ESR 10:341-353 (2010) - doi:10.3354/esr00261
Quantitative method to estimate species habitat use from light-based geolocation data
Jean-Baptiste Thiebot*, David Pinaud
ABSTRACT: The development of biologging techniques has been instrumental in studying the behaviour of wild animals and interpreting it with respect to the bio-physical features of their habitat. Light-based geolocation currently appears to be the only technique suitable for the study of far-ranging small species, particularly marine species, over long periods, but it provides locations with low precision. In this study, we sought to improve the exploitation of these data. Specifically, the goals were to (1) correct rather than reject estimates, especially during equinox periods, (2) perform reproducible time-saving routine analyses, and (3) determine the spatial likelihood of the estimations to adapt inferences on habitat use by the population. We therefore applied an existing data-processing method based on spatial template fitting, using Markov Chain Monte Carlo and state-space modelling (Kalman filter) improved by a facultative sea surface temperature-matching procedure and a land mask. The main functions used for geolocation are grouped under the R package ‘TripEstimation’, freely available online. We focused on a typical example of animal movement that at present can only be ethically obtained from light-based geolocation. The method made it possible to estimate realistic positions during equinox periods and to routinely process the 12 available datasets. We thus obtained the most probable location for each sunrise/sunset as well as the posterior distribution around each estimated location, allowing an intuitive habitat use investigation at a scale of 100 km. This paper describes the method used and provides the complete and comprehensively annotated commands required for its use.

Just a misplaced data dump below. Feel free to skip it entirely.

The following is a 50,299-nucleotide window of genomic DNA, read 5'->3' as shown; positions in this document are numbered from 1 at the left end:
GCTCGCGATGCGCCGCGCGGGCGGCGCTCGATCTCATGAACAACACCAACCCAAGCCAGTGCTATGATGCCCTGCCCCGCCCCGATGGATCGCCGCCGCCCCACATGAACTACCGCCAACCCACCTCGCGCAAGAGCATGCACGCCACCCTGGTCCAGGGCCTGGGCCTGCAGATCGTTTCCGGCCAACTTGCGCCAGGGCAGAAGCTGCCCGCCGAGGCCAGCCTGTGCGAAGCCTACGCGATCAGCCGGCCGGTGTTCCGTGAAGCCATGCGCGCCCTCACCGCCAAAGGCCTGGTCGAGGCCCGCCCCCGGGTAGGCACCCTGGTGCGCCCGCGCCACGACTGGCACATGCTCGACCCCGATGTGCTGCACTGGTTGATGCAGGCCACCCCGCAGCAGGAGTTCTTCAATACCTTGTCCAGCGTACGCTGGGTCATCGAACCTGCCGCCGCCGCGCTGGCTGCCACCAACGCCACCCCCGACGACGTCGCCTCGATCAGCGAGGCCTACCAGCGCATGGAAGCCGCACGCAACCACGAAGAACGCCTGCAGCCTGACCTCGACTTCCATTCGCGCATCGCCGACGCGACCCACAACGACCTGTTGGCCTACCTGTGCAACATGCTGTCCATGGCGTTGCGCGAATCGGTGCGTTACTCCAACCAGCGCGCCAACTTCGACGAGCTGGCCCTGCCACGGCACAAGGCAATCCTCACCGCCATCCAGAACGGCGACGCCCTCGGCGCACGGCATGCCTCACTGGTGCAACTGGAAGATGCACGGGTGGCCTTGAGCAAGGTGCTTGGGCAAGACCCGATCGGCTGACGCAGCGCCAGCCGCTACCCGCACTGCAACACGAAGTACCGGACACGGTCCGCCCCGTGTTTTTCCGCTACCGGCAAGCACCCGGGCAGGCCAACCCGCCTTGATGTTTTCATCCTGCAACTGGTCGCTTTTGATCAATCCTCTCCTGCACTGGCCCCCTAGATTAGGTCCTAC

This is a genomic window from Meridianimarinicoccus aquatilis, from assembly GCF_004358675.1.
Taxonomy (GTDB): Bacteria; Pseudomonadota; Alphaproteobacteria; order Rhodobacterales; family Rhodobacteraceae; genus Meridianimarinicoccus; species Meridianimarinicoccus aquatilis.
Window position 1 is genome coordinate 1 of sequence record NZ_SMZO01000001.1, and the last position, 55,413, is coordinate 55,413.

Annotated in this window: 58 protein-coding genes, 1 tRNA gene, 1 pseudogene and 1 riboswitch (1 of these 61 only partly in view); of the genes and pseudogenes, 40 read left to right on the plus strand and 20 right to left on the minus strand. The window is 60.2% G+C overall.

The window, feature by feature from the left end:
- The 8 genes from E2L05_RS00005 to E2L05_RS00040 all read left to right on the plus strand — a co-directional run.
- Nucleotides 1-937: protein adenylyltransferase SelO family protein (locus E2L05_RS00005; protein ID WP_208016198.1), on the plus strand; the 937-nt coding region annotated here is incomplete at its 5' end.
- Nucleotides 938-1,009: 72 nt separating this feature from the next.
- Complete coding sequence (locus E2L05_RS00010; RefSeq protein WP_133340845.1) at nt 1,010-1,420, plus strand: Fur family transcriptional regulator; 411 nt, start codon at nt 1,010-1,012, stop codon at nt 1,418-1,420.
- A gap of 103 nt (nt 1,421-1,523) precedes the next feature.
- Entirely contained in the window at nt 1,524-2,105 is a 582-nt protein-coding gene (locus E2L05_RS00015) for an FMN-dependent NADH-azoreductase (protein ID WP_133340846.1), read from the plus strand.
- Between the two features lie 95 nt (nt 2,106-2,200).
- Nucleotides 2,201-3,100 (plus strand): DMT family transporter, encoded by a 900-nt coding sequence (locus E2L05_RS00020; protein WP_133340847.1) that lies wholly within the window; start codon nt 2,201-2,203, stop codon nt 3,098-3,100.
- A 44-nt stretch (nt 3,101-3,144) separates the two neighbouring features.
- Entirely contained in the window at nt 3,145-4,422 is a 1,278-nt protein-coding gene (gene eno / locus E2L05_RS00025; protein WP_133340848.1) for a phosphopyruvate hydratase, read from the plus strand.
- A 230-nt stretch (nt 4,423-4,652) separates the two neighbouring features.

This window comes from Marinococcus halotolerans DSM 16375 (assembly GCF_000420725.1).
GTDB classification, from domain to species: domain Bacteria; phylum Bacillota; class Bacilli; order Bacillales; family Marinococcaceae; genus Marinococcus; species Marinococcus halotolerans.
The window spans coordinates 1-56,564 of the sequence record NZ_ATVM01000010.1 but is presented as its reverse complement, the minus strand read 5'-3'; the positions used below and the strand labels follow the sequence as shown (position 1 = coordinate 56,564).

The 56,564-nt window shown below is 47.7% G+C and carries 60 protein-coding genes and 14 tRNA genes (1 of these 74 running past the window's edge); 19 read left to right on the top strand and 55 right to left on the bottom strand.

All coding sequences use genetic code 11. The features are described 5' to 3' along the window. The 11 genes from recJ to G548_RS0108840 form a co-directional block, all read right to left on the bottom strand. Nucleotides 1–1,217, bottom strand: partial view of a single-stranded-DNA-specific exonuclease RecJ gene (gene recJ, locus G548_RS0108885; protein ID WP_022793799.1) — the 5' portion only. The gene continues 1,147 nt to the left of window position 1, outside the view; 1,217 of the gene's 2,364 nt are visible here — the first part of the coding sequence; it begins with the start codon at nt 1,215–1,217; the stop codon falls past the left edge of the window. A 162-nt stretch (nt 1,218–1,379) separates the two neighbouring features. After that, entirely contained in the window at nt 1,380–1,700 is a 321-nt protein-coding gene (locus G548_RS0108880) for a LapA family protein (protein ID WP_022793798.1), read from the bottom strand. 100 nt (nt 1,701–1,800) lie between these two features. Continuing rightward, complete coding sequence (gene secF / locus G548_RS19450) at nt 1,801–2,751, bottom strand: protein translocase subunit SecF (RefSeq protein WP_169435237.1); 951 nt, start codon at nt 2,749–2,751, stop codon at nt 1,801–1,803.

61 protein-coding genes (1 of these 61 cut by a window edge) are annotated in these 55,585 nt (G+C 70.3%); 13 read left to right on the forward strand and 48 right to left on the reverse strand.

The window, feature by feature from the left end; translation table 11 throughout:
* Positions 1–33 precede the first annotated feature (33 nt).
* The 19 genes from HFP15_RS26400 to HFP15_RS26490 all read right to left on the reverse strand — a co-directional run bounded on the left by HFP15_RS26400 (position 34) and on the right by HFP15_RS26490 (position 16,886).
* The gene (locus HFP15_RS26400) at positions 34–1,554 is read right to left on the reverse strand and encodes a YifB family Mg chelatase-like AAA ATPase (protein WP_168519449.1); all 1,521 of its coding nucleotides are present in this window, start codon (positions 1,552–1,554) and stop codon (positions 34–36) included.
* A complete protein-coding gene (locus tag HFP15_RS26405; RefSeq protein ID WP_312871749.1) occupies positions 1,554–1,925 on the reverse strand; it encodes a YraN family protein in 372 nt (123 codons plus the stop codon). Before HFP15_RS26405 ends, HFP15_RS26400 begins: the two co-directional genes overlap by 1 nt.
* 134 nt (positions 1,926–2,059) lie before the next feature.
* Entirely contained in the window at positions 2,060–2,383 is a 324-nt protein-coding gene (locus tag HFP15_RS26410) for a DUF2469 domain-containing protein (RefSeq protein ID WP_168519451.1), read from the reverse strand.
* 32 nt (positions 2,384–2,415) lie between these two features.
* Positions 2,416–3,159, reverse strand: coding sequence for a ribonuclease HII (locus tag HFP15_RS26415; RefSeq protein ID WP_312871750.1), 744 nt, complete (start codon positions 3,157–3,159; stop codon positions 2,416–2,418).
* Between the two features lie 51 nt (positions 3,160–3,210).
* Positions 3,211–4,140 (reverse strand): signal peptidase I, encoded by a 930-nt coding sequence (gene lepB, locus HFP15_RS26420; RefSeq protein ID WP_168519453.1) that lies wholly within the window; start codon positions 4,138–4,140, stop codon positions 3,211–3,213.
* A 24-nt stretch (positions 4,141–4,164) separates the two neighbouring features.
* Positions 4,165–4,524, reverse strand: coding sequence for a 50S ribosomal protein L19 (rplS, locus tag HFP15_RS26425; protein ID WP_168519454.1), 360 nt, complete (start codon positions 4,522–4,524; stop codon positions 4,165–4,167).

KEY WORDS: Light-based geolocation · Habitat use · Method · Kalman filter · State-space model · Sea surface temperature · Large-scale movements
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